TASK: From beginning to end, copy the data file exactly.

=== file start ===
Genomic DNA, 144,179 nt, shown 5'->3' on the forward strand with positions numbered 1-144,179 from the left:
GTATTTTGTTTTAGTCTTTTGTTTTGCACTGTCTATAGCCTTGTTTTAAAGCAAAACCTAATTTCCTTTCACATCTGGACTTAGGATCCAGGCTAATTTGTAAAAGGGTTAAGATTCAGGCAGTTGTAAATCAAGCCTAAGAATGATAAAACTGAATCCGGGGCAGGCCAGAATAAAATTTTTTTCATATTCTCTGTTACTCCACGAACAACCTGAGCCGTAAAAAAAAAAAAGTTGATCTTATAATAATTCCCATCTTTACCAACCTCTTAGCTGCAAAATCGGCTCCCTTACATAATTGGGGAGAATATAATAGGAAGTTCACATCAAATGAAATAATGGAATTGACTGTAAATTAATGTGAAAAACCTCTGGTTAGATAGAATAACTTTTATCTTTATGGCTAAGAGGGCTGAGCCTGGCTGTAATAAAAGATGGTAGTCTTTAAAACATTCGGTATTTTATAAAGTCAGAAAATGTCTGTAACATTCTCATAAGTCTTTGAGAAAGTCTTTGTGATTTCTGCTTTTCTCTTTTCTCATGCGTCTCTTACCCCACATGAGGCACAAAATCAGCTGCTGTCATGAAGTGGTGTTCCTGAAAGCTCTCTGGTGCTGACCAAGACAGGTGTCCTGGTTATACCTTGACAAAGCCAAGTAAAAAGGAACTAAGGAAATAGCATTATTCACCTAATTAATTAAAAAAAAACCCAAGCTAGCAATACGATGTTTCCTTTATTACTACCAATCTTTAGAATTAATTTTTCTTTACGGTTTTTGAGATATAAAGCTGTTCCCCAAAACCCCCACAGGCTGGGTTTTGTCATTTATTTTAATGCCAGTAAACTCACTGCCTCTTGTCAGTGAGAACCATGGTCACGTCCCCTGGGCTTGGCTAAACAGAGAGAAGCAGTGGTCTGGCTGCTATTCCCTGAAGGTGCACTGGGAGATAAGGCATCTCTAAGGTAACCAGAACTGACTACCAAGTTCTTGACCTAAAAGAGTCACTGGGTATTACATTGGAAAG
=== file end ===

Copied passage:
Genomic DNA, 144,179 nt, shown 5'->3' on the forward strand with positions numbered 1-144,179 from the left:
GTATTTTGTTTTAGTCTTTTGTTTTGCACTGTCTATAGCCTTGTTTTAAAGCAAAACCTAATTTCCTTTCACATCTGGACTTAGGATCCAGGCTAATTTGTAAAAGGGTTAAGATTCAGGCAGTTGTAAATCAAGCCTAAGAATGATAAAACTGAATCCGGGGCAGGCCAGAATAAAATTTTTTTCATATTCTCTGTTACTCCACGAACAACCTGAGCCGTAAAAAAAAAAAAGTTGATCTTATAATAATTCCCATCTTTACCAACCTCTTAGCTGCAAAATCGGCTCCCTTACATAATTGGGGAGAATATAATAGGAAGTTCACATCAAATGAAATAATGGAATTGACTGTAAATTAATGTGAAAAACCTCTGGTTAGATAGAATAACTTTTATCTTTATGGCTAAGAGGGCTGAGCCTGGCTGTAATAAAAGATGGTAGTCTTTAAAACATTCGGTATTTTATAAAGTCAGAAAATGTCTGTAACATTCTCATAAGTCTTTGAGAAAGTCTTTGTGATTTCTGCTTTTCTCTTTTCTCATGCGTCTCTTACCCCACATGAGGCACAAAATCAGCTGCTGTCATGAAGTGGTGTTCCTGAAAGCTCTCTGGTGCTGACCAAGACAGGTGTCCTGGTTATACCTTGACAAAGCCAAGTAAAAAGGAACTAAGGAAATAGCATTATTCACCTAATTAATTAAAAAAAAACCCAAGCTAGCAATACGATGTTTCCTTTATTACTACCAATCTTTAGAATTAATTTTTCTTTACGGTTTTTGAGATATAAAGCTGTTCCCCAAAACCCCCACAGGCTGGGTTTTGTCATTTATTTTAATGCCAGTAAACTCACTGCCTCTTGTCAGTGAGAACCATGGTCACGTCCCCTGGGCTTGGCTAAACAGAGAGAAGCAGTGGTCTGGCTGCTATTCCCTGAAGGTGCACTGGGAGATAAGGCATCTCTAAGGTAACCAGAACTGACTACCAAGTTCTTGACCTAAAAGAGTCACTGGGTATTACATTGGAAAG